Monday, September 6, 2010


The past weeks have been filled with roller coaster emotions, brain-numbing road trips, and endless analytical phone calls as our parents have endured the breaking down of body parts and the necessary hospitalizations and after-care. CA's mom's successful second hip replacement and the ensuing care interspersed with helping Aunt Margie get into assisted living and dispersing most of her worldly goods, then my dad's declining health and subsequent collapse.

Aunt Margie loves her new home--just one small room with a shared bath--in a clean and lovely care facility. She tells everyone that she's loved it since day one. Thank you, God. CA's mom, Gigi, is 90% back to normal and loving life in her independent living community--back to playing bridge several times a week and driving her friends to dinner and club events.

My dad is happily ensconced in a skilled care facility rehabbing from arrhythmia and related bodily failings. For a few weeks we've thought he would continue to fail, but he's gained a bit of ground and is rehabbing and again eating normally. His spirits are encouraged and he, too, loves his caring environment. This is a temporary solution--if he ceases to progress or when he's reached his limits he will be sent home or we'll seek other arrangements.

My dad is married a second time and has been for 10 years. They've done well together, but her health is fragile and she's stated frequently that she can't care for him at home. As he's gaining strength, she might change her mind, but it's seemed that he'd rather not go back home and she'd rather not have him.

But, this weekend I noticed an affection between them. When we delivered her to his room on Saturday afternoon, they seemed happy to see each other and then segued into gentle bickering. Might end up being a case of can't live together, can't live apart.

So, dad's current state is stable and improving slightly, whereas one week ago we thought he would tumble downhill gently or abruptly. I lived in a state of nerves for a couple of weeks. I like to know what's coming and then deal with facts. No one knows what's next for dad or how soon or how much. He's happy and somewhat optimistic, and so are we.

I wonder how reflective he is and how real his faith is to him as his body fails him. I've struggled with the reality of my faith and with half-remembered feelings and hurts that he's inflicted over the years. Forgiveness is daily and I have to seek it often. I know that my affection for him is shallow and my attention to him is a lot of "Honor thy father..."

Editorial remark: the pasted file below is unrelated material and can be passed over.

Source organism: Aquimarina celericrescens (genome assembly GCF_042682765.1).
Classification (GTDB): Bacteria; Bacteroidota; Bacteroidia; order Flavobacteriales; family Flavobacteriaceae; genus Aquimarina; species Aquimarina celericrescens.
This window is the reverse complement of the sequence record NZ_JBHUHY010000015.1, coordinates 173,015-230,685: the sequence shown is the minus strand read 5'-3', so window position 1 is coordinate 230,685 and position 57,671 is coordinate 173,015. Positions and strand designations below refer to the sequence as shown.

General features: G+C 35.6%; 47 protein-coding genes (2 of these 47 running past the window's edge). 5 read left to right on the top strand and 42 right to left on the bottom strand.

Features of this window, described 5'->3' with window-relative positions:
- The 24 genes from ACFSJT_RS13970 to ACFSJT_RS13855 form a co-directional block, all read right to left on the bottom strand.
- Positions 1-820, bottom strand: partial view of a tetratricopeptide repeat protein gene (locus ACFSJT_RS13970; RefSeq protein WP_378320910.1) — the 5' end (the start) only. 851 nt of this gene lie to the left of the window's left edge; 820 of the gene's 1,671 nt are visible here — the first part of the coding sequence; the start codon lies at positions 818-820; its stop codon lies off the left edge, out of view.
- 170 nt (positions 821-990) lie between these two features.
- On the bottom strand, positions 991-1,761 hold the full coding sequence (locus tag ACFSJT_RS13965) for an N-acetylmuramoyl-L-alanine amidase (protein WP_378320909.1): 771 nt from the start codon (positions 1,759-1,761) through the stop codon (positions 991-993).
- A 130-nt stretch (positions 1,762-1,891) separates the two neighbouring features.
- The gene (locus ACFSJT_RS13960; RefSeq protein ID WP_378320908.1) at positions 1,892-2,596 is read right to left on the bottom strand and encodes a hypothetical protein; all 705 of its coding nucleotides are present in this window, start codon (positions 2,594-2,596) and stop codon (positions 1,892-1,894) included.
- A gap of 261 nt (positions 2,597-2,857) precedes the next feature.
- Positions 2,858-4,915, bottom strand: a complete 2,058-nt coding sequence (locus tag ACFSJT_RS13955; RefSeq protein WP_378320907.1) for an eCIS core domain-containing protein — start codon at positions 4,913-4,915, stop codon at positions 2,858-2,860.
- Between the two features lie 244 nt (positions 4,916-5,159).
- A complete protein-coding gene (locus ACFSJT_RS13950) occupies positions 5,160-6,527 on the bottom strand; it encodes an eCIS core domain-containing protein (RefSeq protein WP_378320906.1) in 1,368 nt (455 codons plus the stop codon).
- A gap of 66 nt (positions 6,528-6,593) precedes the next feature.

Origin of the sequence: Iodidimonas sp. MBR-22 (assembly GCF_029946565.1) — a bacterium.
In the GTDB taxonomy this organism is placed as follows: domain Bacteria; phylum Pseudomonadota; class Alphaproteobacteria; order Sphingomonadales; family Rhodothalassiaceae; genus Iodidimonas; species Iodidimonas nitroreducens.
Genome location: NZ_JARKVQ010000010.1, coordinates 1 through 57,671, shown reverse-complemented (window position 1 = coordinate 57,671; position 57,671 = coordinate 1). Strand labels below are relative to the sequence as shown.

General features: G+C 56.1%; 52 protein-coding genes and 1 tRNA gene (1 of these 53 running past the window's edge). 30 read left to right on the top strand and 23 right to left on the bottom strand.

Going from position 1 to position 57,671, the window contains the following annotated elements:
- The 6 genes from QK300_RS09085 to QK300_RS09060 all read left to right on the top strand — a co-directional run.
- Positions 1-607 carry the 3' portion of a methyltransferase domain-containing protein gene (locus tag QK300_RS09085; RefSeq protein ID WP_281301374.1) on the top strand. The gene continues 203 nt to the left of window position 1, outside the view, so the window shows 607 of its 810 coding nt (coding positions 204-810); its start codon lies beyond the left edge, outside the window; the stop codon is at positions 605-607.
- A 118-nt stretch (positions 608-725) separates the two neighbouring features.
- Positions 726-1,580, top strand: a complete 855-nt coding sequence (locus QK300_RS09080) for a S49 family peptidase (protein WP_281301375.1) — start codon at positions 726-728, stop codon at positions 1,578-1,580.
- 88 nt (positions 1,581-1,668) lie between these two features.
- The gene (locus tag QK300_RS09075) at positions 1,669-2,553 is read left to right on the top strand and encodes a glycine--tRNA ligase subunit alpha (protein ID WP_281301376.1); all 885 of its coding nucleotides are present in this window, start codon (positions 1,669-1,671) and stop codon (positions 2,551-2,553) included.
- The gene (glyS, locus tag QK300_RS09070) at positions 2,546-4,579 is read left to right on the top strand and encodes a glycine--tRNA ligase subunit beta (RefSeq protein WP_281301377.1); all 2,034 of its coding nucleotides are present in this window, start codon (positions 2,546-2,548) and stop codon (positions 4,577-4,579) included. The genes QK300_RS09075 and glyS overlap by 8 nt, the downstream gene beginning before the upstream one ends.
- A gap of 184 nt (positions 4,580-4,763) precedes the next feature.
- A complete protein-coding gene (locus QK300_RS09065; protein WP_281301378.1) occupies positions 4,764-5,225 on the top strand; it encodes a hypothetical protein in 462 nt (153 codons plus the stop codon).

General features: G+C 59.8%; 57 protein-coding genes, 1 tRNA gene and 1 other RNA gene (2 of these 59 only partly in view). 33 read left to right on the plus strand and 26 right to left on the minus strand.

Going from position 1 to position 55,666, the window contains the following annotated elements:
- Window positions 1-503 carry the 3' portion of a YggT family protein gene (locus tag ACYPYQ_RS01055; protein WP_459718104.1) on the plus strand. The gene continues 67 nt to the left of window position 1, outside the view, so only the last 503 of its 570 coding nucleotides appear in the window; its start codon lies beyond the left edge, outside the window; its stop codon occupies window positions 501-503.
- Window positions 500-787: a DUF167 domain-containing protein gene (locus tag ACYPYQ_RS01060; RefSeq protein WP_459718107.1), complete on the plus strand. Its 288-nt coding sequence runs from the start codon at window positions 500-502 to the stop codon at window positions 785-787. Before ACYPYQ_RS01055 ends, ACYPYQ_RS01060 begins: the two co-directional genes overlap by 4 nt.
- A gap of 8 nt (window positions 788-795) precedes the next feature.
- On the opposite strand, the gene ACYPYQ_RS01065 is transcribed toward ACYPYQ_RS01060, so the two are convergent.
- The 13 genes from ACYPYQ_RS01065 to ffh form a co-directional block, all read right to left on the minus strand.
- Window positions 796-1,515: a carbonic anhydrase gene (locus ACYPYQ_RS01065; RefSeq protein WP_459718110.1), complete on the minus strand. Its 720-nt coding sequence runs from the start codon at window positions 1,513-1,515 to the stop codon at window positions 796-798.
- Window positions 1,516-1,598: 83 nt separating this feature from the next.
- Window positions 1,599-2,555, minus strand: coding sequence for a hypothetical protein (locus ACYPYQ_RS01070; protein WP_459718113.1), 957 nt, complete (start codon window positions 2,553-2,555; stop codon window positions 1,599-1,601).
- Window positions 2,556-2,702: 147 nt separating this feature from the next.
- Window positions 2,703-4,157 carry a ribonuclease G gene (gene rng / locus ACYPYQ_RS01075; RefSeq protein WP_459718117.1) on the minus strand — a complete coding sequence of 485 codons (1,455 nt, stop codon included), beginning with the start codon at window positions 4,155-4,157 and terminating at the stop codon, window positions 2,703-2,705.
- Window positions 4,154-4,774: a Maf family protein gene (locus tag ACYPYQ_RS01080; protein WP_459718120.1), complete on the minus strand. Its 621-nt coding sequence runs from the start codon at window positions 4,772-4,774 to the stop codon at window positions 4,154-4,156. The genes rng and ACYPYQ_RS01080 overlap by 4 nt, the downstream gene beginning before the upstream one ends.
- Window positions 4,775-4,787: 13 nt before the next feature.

I always say that he's been a piece of work, and he is. I know that my trust issues are traced to his fathering. I know that he's had his own demons to vanquish. Self-awareness is my generation's thing, and his generation's thing was survival. He was a child of the Depression, a WWII non-combat vet, and a parent before the pill or reliable birth control. My mom's mental health issues also shaped him, as he shaped her.

I had a moment of clarity last week when I realized my tension was more related to navigating the rest of his life with a presumed roller coaster of health issues and less related to actually experiencing grief or loss when he dies. I'm not proud, but that's honest. And, I'm fully aware that as I realized with my mom's death 12 years ago, I've spent a good bit of my adult life grieving the loss-lack of parenting and stability and unconditional love.

One of my sisters used to say that they did the best that they could. I don't think so. At the base of each parent's personality is-was a self-centered immature focus. As Christians they had the Bible and God's teachings on how to love and his offer of guidance and wisdom. If you seek God's wisdom and direction, he gives it to you. My mom prayed without ceasing, but mostly she was praying for her own peace of mind and heart. (I profoundly regret that most of the effective drugs for depression and anxiety did not exist in her lifetime.) I don't know about my dad's prayers. I'm guessing he prayed, too, but I'm really clueless about how he lived his faith.

Yet, I cannot complete these ruminations without acknowledging that they took us to a Bible-believing church and they taught us to pray. There are six siblings and we all actively worship and follow God.

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